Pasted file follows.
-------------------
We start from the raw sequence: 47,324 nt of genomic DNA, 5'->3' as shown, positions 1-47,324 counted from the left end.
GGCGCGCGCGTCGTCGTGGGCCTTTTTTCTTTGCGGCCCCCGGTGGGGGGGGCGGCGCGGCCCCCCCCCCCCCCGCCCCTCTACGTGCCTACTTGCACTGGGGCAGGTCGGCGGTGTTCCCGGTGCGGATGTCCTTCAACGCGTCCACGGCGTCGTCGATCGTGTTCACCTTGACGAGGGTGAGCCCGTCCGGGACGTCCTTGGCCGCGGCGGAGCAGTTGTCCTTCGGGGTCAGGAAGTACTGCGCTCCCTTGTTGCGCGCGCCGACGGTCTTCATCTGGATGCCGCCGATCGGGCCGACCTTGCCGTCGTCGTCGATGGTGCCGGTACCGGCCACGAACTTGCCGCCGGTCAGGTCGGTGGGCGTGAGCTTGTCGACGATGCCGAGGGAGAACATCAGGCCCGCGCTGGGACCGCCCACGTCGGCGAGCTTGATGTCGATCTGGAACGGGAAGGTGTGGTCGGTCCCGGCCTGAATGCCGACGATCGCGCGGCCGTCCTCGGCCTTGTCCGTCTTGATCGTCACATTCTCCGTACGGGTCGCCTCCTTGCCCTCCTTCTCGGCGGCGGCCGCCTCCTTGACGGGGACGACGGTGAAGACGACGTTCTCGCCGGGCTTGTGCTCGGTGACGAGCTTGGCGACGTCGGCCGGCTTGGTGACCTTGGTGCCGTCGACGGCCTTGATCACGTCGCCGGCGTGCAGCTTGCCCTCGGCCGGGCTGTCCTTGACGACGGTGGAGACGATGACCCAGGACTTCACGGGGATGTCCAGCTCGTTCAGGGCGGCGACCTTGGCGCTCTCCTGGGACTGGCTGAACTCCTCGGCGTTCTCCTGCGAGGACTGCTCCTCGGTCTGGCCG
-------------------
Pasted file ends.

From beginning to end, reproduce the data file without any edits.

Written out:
We start from the raw sequence: 47,324 nt of genomic DNA, 5'->3' as shown, positions 1-47,324 counted from the left end.
GGCGCGCGCGTCGTCGTGGGCCTTTTTTCTTTGCGGCCCCCGGTGGGGGGGGCGGCGCGGCCCCCCCCCCCCCCGCCCCTCTACGTGCCTACTTGCACTGGGGCAGGTCGGCGGTGTTCCCGGTGCGGATGTCCTTCAACGCGTCCACGGCGTCGTCGATCGTGTTCACCTTGACGAGGGTGAGCCCGTCCGGGACGTCCTTGGCCGCGGCGGAGCAGTTGTCCTTCGGGGTCAGGAAGTACTGCGCTCCCTTGTTGCGCGCGCCGACGGTCTTCATCTGGATGCCGCCGATCGGGCCGACCTTGCCGTCGTCGTCGATGGTGCCGGTACCGGCCACGAACTTGCCGCCGGTCAGGTCGGTGGGCGTGAGCTTGTCGACGATGCCGAGGGAGAACATCAGGCCCGCGCTGGGACCGCCCACGTCGGCGAGCTTGATGTCGATCTGGAACGGGAAGGTGTGGTCGGTCCCGGCCTGAATGCCGACGATCGCGCGGCCGTCCTCGGCCTTGTCCGTCTTGATCGTCACATTCTCCGTACGGGTCGCCTCCTTGCCCTCCTTCTCGGCGGCGGCCGCCTCCTTGACGGGGACGACGGTGAAGACGACGTTCTCGCCGGGCTTGTGCTCGGTGACGAGCTTGGCGACGTCGGCCGGCTTGGTGACCTTGGTGCCGTCGACGGCCTTGATCACGTCGCCGGCGTGCAGCTTGCCCTCGGCCGGGCTGTCCTTGACGACGGTGGAGACGATGACCCAGGACTTCACGGGGATGTCCAGCTCGTTCAGGGCGGCGACCTTGGCGCTCTCCTGGGACTGGCTGAACTCCTCGGCGTTCTCCTGCGAGGACTGCTCCTCGGTCTGGCCG